#include <stdio.h>
#include <stdlib.h>

int main(int argc, char **argv) {
    float *matrix_a = malloc(1024*1024*sizeof(float));
    float *matrix_b = malloc(1024*1024*sizeof(float));
    float result[1024][1024];
    __m128 va, vb, vresult;

    // initialize matrix_a and matrix_b
    for (int i = 0; i < 1048576; i++) {
        *(matrix_a+i) = 0.1f;
        *(matrix_b+i) = 0.2f;
    }
    // initialize result matrix
    for (int i = 0; i < 1024; i++) {
        for (int j = 0; j < 1024; j++) {
            result[i][j] = 0;
        }
    }

    for (int i = 0; i < 1024; i++) {
        for (int j = 0; j < 1024; j++) {
            for (int k = 0; k < 1024; k += 4) {
                // load
                va = _mm_loadu_ps(matrix_a+(i*1024)+k); // matrix_a[i][k]
                vb = _mm_loadu_ps(matrix_b+(j*1024)+k); // matrix_b[j][k]

                // multiply
                vresult = _mm_mul_ps(va, vb);

                // add
                vresult = _mm_hadd_ps(vresult, vresult);
                vresult = _mm_hadd_ps(vresult, vresult);

                // store
                result[i][j] += _mm_cvtss_f32(vresult);
            }
        }
    }
    
    for (int i = 0; i < 1024; i++) {
        for (int j = 0; j < 1024; j++) {
            printf("%f ", result[i][j]);
        }
        printf("\n");
    }
    
    return 0;
}
gcc -O4 -fopt-info-optall-optimized -msse3 -o sse_mm_unaligned sse_mm_unaligned.c
time ./sse_mm_unaligned > /dev/null

real    0m1.054s
user    0m1.044s
sys     0m0.008s

And the run time is about 1.054 seconds using a single thread. Note that we have to pass -msse3 to gcc, as vanilla SSE does not support the horizontal add instruction.

AVX

As mentioned earlier, the double-hadd method does not work for the AVX _mm256_hadd_ps intrinsic (https://software.intel.com/sites/landingpage/IntrinsicsGuide/#text=_mm256_hadd_ps&expand=2778), which works like this:

dst[31:0] := a[63:32] + a[31:0]
dst[63:32] := a[127:96] + a[95:64]
dst[95:64] := b[63:32] + b[31:0]
dst[127:96] := b[127:96] + b[95:64]
dst[159:128] := a[191:160] + a[159:128]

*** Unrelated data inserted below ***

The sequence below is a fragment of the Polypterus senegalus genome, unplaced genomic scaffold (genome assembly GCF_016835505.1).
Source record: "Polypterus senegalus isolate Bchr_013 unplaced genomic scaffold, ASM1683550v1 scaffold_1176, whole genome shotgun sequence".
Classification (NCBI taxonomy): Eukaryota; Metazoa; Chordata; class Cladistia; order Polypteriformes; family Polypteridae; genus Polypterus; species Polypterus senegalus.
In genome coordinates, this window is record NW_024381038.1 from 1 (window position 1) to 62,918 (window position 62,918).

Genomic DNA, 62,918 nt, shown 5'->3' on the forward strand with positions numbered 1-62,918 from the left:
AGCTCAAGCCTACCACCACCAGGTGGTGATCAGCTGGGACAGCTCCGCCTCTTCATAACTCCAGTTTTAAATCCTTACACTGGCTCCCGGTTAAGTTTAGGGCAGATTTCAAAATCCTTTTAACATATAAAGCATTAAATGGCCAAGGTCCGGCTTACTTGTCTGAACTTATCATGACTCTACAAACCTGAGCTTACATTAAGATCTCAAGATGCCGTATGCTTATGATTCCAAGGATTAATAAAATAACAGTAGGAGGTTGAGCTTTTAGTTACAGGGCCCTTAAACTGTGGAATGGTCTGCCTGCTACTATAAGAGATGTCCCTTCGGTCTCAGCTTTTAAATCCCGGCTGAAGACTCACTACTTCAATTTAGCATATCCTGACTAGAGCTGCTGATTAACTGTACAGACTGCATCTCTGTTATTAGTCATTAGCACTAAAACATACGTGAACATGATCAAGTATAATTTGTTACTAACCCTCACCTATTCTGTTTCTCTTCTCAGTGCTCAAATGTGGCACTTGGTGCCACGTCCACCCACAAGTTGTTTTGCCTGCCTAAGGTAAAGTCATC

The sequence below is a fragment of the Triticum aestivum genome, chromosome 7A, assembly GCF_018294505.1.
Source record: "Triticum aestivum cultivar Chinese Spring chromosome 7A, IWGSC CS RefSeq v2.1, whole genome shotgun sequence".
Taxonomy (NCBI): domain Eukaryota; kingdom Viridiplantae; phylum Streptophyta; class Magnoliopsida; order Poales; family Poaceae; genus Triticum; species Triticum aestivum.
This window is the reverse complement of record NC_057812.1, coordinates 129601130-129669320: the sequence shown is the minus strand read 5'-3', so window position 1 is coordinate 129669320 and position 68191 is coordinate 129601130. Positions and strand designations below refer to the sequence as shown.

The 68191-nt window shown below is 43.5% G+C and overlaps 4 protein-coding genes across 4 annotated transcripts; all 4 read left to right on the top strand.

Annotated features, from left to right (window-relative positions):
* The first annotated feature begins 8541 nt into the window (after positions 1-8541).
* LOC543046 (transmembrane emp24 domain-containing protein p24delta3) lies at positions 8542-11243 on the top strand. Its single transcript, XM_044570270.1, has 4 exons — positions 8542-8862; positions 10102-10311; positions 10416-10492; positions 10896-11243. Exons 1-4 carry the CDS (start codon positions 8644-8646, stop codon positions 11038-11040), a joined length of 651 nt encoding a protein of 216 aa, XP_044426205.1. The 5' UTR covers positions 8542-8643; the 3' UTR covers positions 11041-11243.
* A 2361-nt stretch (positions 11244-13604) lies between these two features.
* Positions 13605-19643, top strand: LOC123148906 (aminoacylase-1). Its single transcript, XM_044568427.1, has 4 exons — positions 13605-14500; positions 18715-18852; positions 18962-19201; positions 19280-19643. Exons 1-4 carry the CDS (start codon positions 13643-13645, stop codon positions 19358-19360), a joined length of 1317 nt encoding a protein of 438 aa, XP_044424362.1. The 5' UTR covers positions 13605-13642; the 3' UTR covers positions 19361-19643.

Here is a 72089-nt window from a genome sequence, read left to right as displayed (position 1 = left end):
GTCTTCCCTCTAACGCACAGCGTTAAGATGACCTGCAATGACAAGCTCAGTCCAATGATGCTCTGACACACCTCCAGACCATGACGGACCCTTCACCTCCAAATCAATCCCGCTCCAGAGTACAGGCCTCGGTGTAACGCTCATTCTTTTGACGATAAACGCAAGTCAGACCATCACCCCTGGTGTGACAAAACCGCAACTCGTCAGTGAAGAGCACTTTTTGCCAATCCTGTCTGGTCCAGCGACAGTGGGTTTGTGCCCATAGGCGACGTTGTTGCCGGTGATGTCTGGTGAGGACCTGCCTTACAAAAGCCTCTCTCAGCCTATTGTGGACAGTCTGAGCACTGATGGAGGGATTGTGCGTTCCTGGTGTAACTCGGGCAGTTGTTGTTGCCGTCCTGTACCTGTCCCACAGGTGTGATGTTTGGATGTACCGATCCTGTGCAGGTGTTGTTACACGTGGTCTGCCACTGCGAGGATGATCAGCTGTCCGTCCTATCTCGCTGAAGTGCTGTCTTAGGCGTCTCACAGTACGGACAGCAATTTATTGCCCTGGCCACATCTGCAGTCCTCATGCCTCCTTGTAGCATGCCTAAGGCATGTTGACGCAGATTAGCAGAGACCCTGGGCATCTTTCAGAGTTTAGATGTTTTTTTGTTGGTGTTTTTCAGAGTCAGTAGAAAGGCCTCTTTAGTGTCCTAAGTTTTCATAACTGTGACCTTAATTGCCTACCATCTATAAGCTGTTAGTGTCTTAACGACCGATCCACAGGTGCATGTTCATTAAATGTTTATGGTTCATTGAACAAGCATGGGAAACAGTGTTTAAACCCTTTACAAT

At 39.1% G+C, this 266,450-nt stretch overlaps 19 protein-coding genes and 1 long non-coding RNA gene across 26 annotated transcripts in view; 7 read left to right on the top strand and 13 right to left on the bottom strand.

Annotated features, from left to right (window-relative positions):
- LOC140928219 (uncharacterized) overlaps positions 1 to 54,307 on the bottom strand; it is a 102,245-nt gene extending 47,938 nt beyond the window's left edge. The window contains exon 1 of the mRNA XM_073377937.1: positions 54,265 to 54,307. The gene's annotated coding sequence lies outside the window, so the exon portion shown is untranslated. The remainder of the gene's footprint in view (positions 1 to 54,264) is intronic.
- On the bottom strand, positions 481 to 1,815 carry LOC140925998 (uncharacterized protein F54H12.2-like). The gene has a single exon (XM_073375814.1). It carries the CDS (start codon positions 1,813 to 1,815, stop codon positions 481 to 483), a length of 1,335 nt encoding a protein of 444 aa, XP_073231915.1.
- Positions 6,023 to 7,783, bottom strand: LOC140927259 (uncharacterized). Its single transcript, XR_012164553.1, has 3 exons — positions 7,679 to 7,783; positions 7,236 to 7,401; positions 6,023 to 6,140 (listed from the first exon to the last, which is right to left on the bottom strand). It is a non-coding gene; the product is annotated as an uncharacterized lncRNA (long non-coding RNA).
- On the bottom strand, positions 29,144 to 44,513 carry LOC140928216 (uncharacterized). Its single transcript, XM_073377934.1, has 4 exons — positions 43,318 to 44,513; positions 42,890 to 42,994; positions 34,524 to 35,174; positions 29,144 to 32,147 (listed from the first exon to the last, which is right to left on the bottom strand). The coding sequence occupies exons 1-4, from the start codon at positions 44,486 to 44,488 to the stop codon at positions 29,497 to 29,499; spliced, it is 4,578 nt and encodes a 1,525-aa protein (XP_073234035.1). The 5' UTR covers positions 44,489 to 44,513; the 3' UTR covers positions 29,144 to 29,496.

dst[191:160] := a[255:224] + a[223:192]
dst[223:192] := b[191:160] + b[159:128]
dst[255:224] := b[255:224] + b[223:192]

Here’s a va-vb-table that shows what happens with AVX:

va 0.1 0.2 0.3 0.4 0.5 0.6 0.7 0.8
vb 0.9 1 1.1 1.2 1.3 1.4 1.5 1.6
vresult 0.3 0.7 1.9 1.3 1.1 1.5 2.7 3.1

Here’s the first va-va table of the double-hadd method:

va 0.1 0.2 0.3 0.4 0.5 0.6 0.7 0.8
va 0.1 0.2 0.3 0.4 0.5 0.6 0.7 0.8
vresult 0.3 0.7 0.3 0.7 1.1 1.5 1.1 1.5

And the second vresult-vresult table:

vresult 0.3 0.7 0.3 0.7 1.1 1.5 1.1 1.5
vresult 0.3 0.7 0.3 0.7 1.1 1.5 1.1 1.5
vresult (new) 1 1 1 1 2.6 2.6 2.6 2.6

As you can see, we do not reach our expected result of 3.6 (0.1+0.2+…+0.8). (It’s just like it’s doing two SSE hadds completely independent from each other.) There are various ways to get out of this problem, e.g. extract the two 128-bit halves from the 256-bit register, and then use SSE instructions. This is how you extract:

vlow = _mm256_extractf128_ps(va, 0);
vhigh = _mm256_extractf128_ps(va, 1);

The second argument indicates with half you want.

As an aside: instead of extracting the lower 128 bits and putting them in a register, we can also use a cast, _mm256_castps256_ps128 (https://software.intel.com/en-us/node/524181).

The lower 128-bits of the source vector are passed unchanged to the result. This intrinsic does not introduce extra moves to the generated code.

Anyway, let’s go with the extracted values first. So we have the following situation:

vlow 0.1 0.2 0.3 0.4
vhigh 0.5 0.6 0.7 0.8

And we want to add all these eight values together. So why don’t we just simply use our trusty _mm_add_ps(vlow, vhigh) first? This way we can do four of eight required additions, leaving us with the following 128-bit register:

vresult 0.6 0.8 1 1.2

And now we want to add up horizontally, so we use the double-_mm_hadd_ps method described above:

vresult 0.6 0.8 1 1.2
vresult 0.6 0.8 1 1.2
vresult 1.4 2.2 1.4 2.2
vresult 1.4 2.2 1.4 2.2
vresult 1.4 2.2 1.4 2.2
vresult 3.6 3.6 3.6 3.6
#include <x86intrin.h>
#include <stdio.h>
#include <stdlib.h>

int main(int argc, char **argv) {
    float *matrix_a = malloc(1024*1024*sizeof(float));
    float *matrix_b = malloc(1024*1024*sizeof(float));
    float result[1024][1024];
    __m256 va, vb, vtemp;
    __m128 vlow, vhigh, vresult;

    // initialize matrix_a and matrix_b
    for (int i = 0; i < 1048576; i++) {
        *(matrix_a+i) = 0.1f;
        *(matrix_b+i) = 0.2f;
    }
    // initialize result matrix
    for (int i = 0; i < 1024; i++) {
        for (int j = 0; j < 1024; j++) {
            result[i][j] = 0;
        }
    }

    for (int i = 0; i < 1024; i++) {